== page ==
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I am kind of lost when I try to understand the definition of the free abelian group on a set $X$

I read the question here What is the definition of a free abelian group

According to this question, the free abelian group of $\{A,B,C,D\}$ is $\mathbb{Z}^4$. However, I think that they have to be linearly independent to make that group isomorphic to $\mathbb{Z}^4$. For example, what if there is an implicit relation $2A+B=0$. Then obviously it is not $\mathbb{Z}^4$, since $(2,1,0,0)$ and $(4,2,0,0)$ are the same thing. What is wrong with my argument?

I also read Serge Lang's algebra book. It seems that if we say a free abelian group on $X$, then we assume $X$ form a basis. All elements of $X$ are linearly independent.

I am confused. For example, if we take the free abelian group on $\{1,2,3\}$, is it still $\mathbb{Z}^{3}$ (instead of $\mathbb{Z}$)?

$2\times1+(-1)\times2+1\times3=4\times1+(-2)\times2+1\times3$, but still $(2,-1,1)$ and $(4,-2,1)$ are diffrent?

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    $\begingroup$ If there's an implicit relationship between two of the generators, then you're no longer talking about the free abelian group on those generators. $\endgroup$ Commented Aug 27, 2019 at 0:28

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One way to think about the free abelian group on a set $X$ is that you are taking the elements of $X$ as a starting point, and then making a group operation on those elements that is abelian, but where the elements don't satisfy any relations other than the ones that they absolutely have to to make an abelian group. In particular, the elements of $X$ are viewed here as something like "atoms", and we're building a totally new group operation on them. It doesn't matter at all what they are, just how many of them there are.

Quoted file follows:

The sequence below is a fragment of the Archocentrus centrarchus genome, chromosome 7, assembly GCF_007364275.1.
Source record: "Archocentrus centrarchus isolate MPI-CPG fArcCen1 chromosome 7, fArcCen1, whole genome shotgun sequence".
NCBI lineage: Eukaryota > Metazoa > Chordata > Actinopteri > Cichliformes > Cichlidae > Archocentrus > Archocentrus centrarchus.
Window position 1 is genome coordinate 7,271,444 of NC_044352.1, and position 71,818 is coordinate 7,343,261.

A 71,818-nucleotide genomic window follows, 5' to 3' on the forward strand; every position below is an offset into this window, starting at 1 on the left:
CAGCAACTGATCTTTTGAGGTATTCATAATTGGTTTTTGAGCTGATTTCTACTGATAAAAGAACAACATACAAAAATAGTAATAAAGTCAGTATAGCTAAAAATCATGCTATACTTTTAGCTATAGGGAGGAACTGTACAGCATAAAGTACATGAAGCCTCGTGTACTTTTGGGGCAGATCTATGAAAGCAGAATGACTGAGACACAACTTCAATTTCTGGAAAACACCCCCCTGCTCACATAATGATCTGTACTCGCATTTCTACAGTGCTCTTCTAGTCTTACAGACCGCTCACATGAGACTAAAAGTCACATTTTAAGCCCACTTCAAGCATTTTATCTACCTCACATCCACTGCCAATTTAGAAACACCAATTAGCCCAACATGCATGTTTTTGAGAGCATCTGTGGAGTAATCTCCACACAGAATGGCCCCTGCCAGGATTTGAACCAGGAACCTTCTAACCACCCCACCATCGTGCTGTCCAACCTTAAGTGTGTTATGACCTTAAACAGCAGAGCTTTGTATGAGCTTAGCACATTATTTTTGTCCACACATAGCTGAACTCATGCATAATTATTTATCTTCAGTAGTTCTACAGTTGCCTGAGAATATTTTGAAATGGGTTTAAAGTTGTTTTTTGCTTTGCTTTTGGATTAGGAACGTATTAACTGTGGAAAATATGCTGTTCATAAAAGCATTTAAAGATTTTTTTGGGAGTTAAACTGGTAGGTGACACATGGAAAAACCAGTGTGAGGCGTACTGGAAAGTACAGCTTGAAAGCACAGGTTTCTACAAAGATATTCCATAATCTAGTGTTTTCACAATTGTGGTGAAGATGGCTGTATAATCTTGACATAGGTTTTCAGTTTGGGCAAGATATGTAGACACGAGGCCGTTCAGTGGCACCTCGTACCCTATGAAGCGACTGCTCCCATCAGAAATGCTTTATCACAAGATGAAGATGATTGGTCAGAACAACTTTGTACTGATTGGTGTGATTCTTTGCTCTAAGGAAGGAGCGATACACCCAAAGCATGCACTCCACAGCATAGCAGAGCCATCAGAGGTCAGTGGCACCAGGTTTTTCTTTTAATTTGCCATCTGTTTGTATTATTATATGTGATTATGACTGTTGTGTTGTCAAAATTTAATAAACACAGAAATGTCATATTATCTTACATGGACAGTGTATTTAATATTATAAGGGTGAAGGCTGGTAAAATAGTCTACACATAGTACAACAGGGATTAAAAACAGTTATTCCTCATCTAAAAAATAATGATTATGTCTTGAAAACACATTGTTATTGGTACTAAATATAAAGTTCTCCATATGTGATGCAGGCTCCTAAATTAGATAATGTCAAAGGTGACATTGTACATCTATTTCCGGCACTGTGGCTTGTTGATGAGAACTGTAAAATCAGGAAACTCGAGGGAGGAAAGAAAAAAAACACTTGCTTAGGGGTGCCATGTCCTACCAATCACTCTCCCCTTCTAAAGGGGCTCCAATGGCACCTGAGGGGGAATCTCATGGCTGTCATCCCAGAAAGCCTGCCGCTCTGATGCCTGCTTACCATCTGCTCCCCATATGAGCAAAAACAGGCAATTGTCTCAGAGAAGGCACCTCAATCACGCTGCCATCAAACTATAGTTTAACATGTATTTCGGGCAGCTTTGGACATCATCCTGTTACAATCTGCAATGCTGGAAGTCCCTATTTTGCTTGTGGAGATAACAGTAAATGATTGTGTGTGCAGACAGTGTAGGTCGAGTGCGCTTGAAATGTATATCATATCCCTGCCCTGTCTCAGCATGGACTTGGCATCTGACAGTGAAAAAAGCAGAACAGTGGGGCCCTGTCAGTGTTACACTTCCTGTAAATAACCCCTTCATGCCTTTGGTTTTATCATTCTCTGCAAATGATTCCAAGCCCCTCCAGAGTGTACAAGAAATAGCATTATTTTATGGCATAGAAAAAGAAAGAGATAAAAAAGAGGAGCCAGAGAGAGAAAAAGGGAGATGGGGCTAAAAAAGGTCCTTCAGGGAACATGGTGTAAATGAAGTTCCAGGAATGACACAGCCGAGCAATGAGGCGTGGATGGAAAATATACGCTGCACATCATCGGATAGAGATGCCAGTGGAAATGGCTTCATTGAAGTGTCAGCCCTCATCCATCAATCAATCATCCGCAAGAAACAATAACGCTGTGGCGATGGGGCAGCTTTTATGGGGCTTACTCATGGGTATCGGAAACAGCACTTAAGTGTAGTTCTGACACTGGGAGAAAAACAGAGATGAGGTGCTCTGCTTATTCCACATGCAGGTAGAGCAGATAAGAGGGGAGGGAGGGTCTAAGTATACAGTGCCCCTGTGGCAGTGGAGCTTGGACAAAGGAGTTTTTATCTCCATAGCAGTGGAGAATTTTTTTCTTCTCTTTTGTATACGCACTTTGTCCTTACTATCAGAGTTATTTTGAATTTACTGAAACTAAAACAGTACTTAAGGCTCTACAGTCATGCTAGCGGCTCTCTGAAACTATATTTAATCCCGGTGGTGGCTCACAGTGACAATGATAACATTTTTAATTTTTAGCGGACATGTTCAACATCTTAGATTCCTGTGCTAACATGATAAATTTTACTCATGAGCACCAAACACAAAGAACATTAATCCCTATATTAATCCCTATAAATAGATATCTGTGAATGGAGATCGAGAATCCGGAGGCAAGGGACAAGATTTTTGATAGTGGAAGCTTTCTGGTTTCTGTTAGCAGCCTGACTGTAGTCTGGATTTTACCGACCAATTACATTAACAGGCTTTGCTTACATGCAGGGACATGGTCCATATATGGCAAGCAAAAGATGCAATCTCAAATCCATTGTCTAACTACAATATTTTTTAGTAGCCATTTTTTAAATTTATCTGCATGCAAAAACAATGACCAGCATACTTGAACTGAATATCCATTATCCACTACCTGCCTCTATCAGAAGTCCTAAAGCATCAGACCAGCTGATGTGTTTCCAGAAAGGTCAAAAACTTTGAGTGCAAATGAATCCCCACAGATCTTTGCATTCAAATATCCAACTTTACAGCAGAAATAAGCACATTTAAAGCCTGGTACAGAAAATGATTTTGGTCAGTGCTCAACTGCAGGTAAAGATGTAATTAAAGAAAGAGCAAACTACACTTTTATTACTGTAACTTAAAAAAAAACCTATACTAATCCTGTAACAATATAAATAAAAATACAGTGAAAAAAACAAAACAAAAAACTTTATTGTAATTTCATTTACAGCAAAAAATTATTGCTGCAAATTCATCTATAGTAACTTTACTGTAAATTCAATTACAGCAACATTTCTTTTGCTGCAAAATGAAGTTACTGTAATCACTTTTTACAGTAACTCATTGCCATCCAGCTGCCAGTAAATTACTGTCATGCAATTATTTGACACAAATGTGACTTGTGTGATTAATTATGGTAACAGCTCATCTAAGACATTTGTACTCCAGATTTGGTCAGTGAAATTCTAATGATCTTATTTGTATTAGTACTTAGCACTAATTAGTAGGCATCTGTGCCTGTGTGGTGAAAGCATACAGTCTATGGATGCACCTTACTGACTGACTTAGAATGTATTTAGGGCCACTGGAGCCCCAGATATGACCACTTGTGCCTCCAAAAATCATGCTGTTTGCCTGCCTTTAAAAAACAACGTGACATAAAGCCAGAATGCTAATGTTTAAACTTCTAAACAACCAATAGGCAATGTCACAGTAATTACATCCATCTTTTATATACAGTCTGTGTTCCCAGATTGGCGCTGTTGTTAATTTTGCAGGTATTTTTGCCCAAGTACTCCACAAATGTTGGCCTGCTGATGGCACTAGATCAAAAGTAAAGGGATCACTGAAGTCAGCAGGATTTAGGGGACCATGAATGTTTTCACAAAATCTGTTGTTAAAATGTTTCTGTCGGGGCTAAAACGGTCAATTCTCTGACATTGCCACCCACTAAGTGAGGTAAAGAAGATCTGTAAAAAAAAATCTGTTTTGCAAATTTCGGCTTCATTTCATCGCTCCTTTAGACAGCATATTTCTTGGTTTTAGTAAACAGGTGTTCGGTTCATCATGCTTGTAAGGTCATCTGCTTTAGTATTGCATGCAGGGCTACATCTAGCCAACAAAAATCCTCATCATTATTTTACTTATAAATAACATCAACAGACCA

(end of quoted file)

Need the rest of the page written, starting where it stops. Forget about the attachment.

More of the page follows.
In your second example the fact that we built a group from the numbers $1, 2, 3$ doesn't mean that the group operation we're building has anything to do with the usual arithmetic on those numbers. It might help to give the new group operation a new name, say $\ast$. Then elements of the free abelian group on $\{1, 2, 3\}$ will have the form $(a1)\ast(b2)\ast(c3)$, with $a, b, c \in \mathbb{Z}$, and with no further simplification possible. The group we get this way is isomorphic to $\mathbb{Z}^3$, via the function that sends $(a1)\ast(b2)\ast(c3)$ to $(a, b, c)$.

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A more formal way: let $F(S)$ be the free abelian group on a set $S$. (In your case $S=\{A,B,C,D\}$.) If $S'$ is another set which is in bijection to $S$, then $F(S)$ and $F(S')$ are isomorphic, the isomorphism being induced by the bijection.

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